Tag Archives: mount vernon


Most of us keep all the highly flammable stuff we own in a specific area of the house. Typically, this is the garage. Or on the third shelf of the refrigerator (have you ever tried ghost pepper hot sauce? Yee-ow!) 

For this post, we’ll focus on the garage and not your condiment collections. So, what if your garage were to catch on fire? Good news: if it was well-made and is up-to-code, garage ceilings and walls are considered fire separation barriers. In other words, these walls and ceilings would (hopefully) burn first, and buy a little time before the fire department arrives and the rest of your home catches on fire.

During a recent home inspection in Mount Vernon, I came across a garage with holes in the sheet rock ceiling that needed to be taped, mudded and sealed. Again, that’s because the ceiling and walls of a garage are considered a fire separation barrier in a home. 

Is a fire separation barrier the same as a firewall? Nope. The Uniform Building Code defines a firewall as the following: 

FIREWALL: A fire-resistance-rated wall having protected openings, which restricts the spread of fire and extends continuously from the foundation to or through the roof, with sufficient structural stability under fire conditions to allow collapse of construction on either side without collapse of the wall.

“The closest thing you’ll find (to an actual firewall) in residential construction is a one-hour fire-resistance-rated wall,” wrote Minnesota-based home inspector Reuben Saltzman in a recent article. “This is needed between townhomes and two-family dwellings, with a lot of fine print and special requirements.”

While it probably doesn’t have a firewall, your garage should always be considered and maintained as a fire separation barrier and an extra level of safety for your home and those who live in it.

Do you have questions or comments about home inspections in general? Go “All” in and tweet us (@AIHomeInspect).


I think this goes without saying, but you really need to make sure your electrical panels have fully installed cover fronts. When I say fully installed, I mean that all the appropriate fasteners are in place and the front is secure.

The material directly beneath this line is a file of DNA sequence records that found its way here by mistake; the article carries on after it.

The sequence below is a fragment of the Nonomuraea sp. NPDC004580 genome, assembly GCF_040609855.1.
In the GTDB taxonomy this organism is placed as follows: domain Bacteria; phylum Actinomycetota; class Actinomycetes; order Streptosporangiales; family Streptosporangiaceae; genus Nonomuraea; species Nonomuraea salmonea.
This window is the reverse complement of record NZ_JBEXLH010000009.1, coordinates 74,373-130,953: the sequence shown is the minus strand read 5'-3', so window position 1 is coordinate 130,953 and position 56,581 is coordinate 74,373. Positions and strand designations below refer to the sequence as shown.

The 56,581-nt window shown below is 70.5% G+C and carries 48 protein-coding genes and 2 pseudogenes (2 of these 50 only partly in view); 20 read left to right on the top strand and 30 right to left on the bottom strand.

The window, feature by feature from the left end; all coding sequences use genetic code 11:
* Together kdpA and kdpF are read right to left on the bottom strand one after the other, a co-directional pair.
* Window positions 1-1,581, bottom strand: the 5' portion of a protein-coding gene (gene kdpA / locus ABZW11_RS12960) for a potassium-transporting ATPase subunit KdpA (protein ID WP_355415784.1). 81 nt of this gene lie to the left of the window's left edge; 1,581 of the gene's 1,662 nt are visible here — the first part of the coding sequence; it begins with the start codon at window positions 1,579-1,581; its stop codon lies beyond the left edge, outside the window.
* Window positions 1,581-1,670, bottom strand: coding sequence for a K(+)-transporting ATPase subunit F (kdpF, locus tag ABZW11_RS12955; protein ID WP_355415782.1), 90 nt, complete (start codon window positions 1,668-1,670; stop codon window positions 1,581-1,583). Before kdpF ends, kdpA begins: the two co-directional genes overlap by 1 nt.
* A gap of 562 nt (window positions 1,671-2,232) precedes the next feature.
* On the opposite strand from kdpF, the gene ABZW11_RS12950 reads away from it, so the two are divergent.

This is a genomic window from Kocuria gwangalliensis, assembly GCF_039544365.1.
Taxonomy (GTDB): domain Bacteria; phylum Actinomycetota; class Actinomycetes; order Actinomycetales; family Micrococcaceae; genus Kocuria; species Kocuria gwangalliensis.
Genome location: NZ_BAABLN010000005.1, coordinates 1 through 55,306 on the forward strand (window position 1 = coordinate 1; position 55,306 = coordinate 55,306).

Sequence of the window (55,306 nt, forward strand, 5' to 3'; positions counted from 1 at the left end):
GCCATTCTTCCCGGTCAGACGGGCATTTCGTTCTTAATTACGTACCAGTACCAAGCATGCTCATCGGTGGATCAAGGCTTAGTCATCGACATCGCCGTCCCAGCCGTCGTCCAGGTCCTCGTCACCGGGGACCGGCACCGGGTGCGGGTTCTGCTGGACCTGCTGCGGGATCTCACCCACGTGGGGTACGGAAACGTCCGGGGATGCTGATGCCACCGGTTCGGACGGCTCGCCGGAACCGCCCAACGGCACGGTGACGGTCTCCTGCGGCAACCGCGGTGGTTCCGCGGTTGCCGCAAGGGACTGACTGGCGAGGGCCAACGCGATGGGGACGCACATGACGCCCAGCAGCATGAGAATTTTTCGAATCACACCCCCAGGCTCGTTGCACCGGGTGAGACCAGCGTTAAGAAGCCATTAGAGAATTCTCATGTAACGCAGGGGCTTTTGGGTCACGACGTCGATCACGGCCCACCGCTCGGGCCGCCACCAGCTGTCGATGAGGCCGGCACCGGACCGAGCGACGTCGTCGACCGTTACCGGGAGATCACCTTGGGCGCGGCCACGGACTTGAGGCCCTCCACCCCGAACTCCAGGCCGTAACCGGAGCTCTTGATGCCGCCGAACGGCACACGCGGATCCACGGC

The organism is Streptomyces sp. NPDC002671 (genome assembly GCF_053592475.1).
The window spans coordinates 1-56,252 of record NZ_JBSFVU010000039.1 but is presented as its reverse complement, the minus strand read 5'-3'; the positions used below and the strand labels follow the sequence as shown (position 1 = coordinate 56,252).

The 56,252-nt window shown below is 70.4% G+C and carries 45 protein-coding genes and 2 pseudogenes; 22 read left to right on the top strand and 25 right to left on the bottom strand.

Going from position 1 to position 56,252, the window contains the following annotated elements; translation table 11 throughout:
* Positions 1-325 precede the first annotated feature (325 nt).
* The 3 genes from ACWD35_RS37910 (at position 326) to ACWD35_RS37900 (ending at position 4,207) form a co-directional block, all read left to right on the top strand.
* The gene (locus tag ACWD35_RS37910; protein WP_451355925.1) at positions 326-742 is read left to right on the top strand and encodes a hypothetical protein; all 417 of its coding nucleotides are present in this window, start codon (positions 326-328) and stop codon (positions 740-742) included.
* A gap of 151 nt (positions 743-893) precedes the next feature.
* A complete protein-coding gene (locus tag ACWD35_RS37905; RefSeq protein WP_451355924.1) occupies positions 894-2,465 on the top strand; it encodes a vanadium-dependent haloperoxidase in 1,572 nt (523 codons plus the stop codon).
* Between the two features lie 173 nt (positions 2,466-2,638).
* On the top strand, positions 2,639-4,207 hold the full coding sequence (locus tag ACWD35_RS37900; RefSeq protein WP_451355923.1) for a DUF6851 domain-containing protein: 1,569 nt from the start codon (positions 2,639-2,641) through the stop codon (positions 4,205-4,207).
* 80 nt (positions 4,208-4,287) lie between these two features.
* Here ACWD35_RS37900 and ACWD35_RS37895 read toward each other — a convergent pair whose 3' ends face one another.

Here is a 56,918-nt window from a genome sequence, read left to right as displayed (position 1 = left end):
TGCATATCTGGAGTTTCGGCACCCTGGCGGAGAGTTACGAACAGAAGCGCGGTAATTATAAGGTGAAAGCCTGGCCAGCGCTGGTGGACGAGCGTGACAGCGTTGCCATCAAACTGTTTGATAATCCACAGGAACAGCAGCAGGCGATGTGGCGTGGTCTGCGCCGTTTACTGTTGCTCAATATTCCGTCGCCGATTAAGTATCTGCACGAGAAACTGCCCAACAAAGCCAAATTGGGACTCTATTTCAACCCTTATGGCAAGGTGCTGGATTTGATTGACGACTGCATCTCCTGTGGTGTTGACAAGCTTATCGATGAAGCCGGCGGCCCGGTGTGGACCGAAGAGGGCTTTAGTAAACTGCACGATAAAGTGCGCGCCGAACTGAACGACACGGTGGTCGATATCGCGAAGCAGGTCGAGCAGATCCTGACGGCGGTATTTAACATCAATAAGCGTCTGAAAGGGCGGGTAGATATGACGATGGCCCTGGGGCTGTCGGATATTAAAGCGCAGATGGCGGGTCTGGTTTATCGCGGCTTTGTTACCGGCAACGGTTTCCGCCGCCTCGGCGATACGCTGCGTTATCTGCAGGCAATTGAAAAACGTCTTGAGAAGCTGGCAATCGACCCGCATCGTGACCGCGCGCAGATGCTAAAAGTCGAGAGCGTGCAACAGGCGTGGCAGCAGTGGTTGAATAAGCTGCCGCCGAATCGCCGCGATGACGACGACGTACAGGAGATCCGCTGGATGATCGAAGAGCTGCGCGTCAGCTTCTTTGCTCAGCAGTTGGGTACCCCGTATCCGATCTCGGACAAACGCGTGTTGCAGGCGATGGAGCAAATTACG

And when I say appropriate fasteners, I mean screws that are not sharp—which can potentially pierce underlying wiring. 

And when I say potentially…I’m just kidding. No more italics

So, what if you don’t have a panel cover front in the first place? This is a scenario I recently came across recently during an inspection in Mount Vernon. 

Obviously, if the circuits, circuit breakers, conductors, and other fun stuff are exposed to the world, you are inviting trouble to the party. 

And trouble is a terrible guest. 

The takeaway? Get your panel a cover, pronto!

Do you have questions or comments about electrical issues or home inspections in general? Go “All” in and tweet us (@AIHomeInspect).


Almost there isn’t quite good enough for this ladder.

I recently discovered this unique version of an attic access hatch during a recent home inspection in Mount Vernon. The pull-down ladder in the garage was undersized and did not fully extend to the concrete slab below; furthermore, the pull-down ladder hatch did not close fully, which was a safety issue as the garage ceiling is considered a fire separation barrier between the garage and the home. 

In the home inspection, we have a very technical term for this: double trouble!

Questions or comments about attics or home inspections in general? Go “All” in and let us know at @AIHomeInspect

DETERIORATION at Window and Trim

Tim Hance with All Islands Home Inspections recently discovered completely deteriorated trim, with the real possibility of underlying structural damage, at a recent home inspection in Mount Vernon, WA. Keeping your exterior elements properly sealed (e.g., painted and caulked) will prevent deterioration. It’s all about protecting your home from the elements! When deterioration is discovered, it should be repaired and replaced as necessary, and then painted and caulked. The longer one waits, the more expensive the issue becomes.

Proper wiring for hot tubs

So, you’ve decided it’s time to finally get a hot tub!  It’s important to install wiring serving the hot tub properly for obvious safety reasons.  Pictured here is wiring simply run in the grass to the hot tub appliance. Hopefully it doesn’t get hit by a lawn mower or someone doesn’t trip over it!  Wiring should be sleeved in conduit, run underground to the hot tub and have a GFCI-protected subpanel installed within sight of the hot tub and readily accessible.  Also, any and all wiring modifications or additions at a home require a permit and inspection through the Department of Labor & Industries.  This was discovered at a recent home inspection in Mount Vernon.

Water hammer issues?

Plumbing Equipment On House PlansWater hammer is a specific plumbing noise, not a generic name for pipe clatter. It occurs when you shut off fast-moving water suddenly, bringing it to a quick halt and creating a sort of shock wave and a hammering noise. Fix “water hammer” by draining the plumbing system. Open the uppermost faucet (or the one furthest from the water meter) and the lowest (or closest to the meter) and allow the water to flow to a lower-level sink or floor drain. Draining the system restores air to air chambers. Close the lowest faucet and refill the system. For more detailed information see this article.